Update: VA Senate Passes Budget

Democrat Colgan changes his vote, and two-year, $85-billion budget is approved

A Virginia Senate Democrat changed his mind and voted for the budget Wednesday afternoon, enabling the two-year, $85-billion budget to pass 21-19.

Sen. Charles J. Colgan (D-Prince William) told The Washington Post he had a change of heart on the plan he had coted voted against on Tuesday.

While Colgan and other Senate Democrats had been pushing Gov. Robert F. McDonnell (R) for $300 million to extend Metrorail to Dulles International Airport, Colgan said the governor had not come through with funding, The Post reported. Colgan said he had simply come to the conclusion that the need to pass a state budget outweighed the need to secure funding for the project.

The Commonwealth had been preparing for a potential shutdown in May if a budget was not passed. 

The House passed the budget earlier in the week. The budget now goes to McDonnell.

Original story, 5 p.m. Tuesday: The Virginia Senate killed a proposed two-year, $85-billion budget proposal on Tuesday after all 20 Democrats voted down the deal due to a lack fo funding for Metrorail's Silver Line Phase 2.

Democratic Sen. Charles Colgan (D-Prince William) had signed off on a compromise and had been expected to vote for the spending plan. He ended up siding with his party after no additional money for the extension of Metrorail to Dulles International Airport was included.

If a budget is not passed by the start of the new fiscal year on July 1, there could be a partial government shutdown for the first time in Virginia history.

Earlier on Wednesday, the Republican-led House of Delegates approved the budget by a vote of 77-19.

Sen. Janet Howell (D-Reston)

“The issue here is the lack of transportation funding in two different regions of the state," Howell said in a statement Wednesday. "Rail to Dulles will be an economic bonanza because of the jobs it will bring the Commonwealth. And yet some do not want to fund this project properly. The state has only contributed $200 million. Currently $150 million is pledged, but there are all sorts of rules attached to it. The state must make a substantial contribution to this vital project.”

To read more about the budget, read this story in The Washington Post.

Anoneemous April 19, 2012 at 01:42 PM
Our governor and responsible members in the House and Senate are not gong to let liberals turn Virginia in to a welfare state that spends more than it can collect from taxpayers. Congratulations to the Virginia's legal residents that are not going to let northern Virginia liberals screw up a really good state.
Rob Whitfield April 19, 2012 at 02:36 PM
Only $200 million from Virginia? Former Governor, now US Senate candidate, Tim Kaine gave away a valuable state asset, the Dulles Toll Road, for which public partnership offers of over $1 billion were made in 2005 for 50 year operating rights. Worse, the Kaine plan has saddled us with MWAA, an unelected, unaccountable body, whose Board is comprised mainly of appointees from DC, Maryland and US government and whose priority has been to serve the needs of businesses and residents inside the Capital Beltway rather than the Dulles Corridor and around Dulles Airport. Delegate Ken Plum is Chairman of the Dulles Corridor Rail Association, which has received $$ millions from landowners, their lawyers and allies over the last 14 years. Their Executive Director, Patti Nicoson, has served in multiple roles including heading the Reston Master Plan Task Force. Plum, Howell, Nicoson and others have promoted rail without ever asking that the feasibility of the project be determined. That's because the leader of their "pack," Supervisor Catherine Hudgins, also Chairs the Washington Metro Area Transit Authority. WMATA faces huge capital replacement costs -some $13.3 billion - and hopes to suck $$ billions out of Dulles Toll road users and taxpayers to expand their empire. On Tuesday night, Hudgins and WMATA staff appeared before the Loudoun County Board. They could not (would not?) provide answers to basic questions such as projected rail ridership, fares and operating costs.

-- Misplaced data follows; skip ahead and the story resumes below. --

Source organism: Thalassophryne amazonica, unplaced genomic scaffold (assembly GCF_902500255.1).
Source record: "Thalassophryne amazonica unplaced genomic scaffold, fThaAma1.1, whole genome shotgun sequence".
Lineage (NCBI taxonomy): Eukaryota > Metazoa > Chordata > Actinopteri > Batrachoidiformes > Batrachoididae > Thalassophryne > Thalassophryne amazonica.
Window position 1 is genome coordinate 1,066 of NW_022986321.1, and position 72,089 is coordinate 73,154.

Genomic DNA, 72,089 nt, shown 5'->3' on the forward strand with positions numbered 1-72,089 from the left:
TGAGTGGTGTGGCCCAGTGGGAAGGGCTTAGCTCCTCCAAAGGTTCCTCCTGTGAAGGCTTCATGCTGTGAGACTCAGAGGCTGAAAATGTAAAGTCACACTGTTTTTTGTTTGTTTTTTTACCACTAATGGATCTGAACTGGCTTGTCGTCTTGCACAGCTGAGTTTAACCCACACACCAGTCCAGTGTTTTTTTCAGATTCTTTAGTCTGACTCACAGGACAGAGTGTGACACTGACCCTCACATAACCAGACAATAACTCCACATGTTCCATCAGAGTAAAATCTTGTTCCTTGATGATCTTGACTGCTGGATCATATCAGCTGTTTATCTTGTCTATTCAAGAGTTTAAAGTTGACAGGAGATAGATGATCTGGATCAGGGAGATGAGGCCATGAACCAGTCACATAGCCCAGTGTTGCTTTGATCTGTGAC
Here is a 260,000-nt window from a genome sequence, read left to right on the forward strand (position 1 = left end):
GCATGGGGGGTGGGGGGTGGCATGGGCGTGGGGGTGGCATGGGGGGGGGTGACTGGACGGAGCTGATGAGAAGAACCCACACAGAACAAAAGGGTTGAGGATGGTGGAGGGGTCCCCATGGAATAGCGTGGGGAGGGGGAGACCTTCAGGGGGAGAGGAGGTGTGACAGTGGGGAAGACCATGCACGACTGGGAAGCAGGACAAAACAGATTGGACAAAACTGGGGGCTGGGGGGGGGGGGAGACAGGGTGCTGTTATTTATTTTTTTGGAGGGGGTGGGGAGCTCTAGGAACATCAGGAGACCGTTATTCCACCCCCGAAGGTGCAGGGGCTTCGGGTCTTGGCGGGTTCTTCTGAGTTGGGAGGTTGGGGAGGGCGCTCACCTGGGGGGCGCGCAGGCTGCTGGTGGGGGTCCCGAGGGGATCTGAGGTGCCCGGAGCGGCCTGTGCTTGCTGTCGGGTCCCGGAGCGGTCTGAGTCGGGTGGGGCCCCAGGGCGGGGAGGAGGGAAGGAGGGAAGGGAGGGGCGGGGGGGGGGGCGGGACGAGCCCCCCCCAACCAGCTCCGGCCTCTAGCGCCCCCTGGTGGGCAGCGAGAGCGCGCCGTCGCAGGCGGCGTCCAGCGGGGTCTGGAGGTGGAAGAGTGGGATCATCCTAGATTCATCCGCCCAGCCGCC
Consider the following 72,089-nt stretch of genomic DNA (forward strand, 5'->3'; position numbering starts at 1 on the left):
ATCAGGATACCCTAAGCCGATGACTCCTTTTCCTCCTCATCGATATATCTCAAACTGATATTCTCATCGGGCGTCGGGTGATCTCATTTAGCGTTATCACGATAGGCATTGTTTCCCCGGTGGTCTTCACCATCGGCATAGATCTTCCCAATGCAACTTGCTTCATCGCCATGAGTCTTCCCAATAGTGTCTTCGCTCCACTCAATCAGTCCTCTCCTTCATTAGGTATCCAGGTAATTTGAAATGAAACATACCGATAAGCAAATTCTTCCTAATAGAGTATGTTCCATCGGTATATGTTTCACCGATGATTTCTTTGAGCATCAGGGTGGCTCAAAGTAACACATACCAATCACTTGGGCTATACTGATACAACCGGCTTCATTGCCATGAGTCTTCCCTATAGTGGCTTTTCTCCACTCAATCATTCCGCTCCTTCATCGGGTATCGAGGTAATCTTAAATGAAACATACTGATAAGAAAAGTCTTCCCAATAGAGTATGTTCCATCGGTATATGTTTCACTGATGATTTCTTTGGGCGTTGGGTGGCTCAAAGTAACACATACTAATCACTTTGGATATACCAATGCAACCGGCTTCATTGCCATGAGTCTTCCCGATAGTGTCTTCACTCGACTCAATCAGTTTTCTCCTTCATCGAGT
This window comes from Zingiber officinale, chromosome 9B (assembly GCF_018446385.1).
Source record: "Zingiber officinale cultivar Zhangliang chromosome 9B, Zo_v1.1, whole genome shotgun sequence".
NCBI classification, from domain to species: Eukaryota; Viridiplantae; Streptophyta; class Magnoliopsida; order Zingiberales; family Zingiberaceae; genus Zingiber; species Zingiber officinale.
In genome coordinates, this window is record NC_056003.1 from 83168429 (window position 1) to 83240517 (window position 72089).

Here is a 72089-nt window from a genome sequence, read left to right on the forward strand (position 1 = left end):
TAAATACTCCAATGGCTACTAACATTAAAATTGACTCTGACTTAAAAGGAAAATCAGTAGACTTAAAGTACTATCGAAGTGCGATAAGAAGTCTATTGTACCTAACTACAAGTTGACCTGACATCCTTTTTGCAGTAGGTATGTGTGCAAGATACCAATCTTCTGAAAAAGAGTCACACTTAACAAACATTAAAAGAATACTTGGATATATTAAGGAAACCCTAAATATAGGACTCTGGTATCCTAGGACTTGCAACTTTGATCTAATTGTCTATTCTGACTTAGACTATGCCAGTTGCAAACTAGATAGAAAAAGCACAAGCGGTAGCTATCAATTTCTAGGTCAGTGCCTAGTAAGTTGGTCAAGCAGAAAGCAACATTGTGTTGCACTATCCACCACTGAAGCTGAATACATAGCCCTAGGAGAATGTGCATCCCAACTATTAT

Steve L April 19, 2012 at 03:28 PM
Bob Bruhns April 19, 2012 at 05:04 PM
Now it's up to MWAA not to contract the work at two times what it should cost. Maybe the US DOT FINANCIAL audit that has been under way since mid March will help. What financial audit, you ask? Yeah, I know, it's been kept out of the news. Here are the links to the announcement on the dot.gov website: Audit Initiated of Phase 2 of the Dulles Corridor Metrorail Project March 15, 2012 Project ID: 12M3001M00 http://www.oig.dot.gov/library-item/5747 Full PDF Document: http://www.oig.dot.gov/sites/dot/files/Dulles%20Phase%202%20Announcement%20Letter%5E3-19-12.pdf
Rob Jackson April 19, 2012 at 09:20 PM
In 2007, the Federal Transit Administration's report on the New Starts program estimated the Silver Line would have 16,000 new transit passengers by 2030. The agency does not consider people who used to ride the bus or any other transit and now ride rail as new passengers, but only those who get out of their cars. If rail is completed in 2014, that's only an average of 1000 new transit users each year. A very interesting statistic.


More »
Got a question? Something on your mind? Talk to your community, directly.
Note Article
Just a short thought to get the word out quickly about anything in your neighborhood.
Share something with your neighbors.What's on your mind?What's on your mind?Make an announcement, speak your mind, or sell somethingPost something
See more »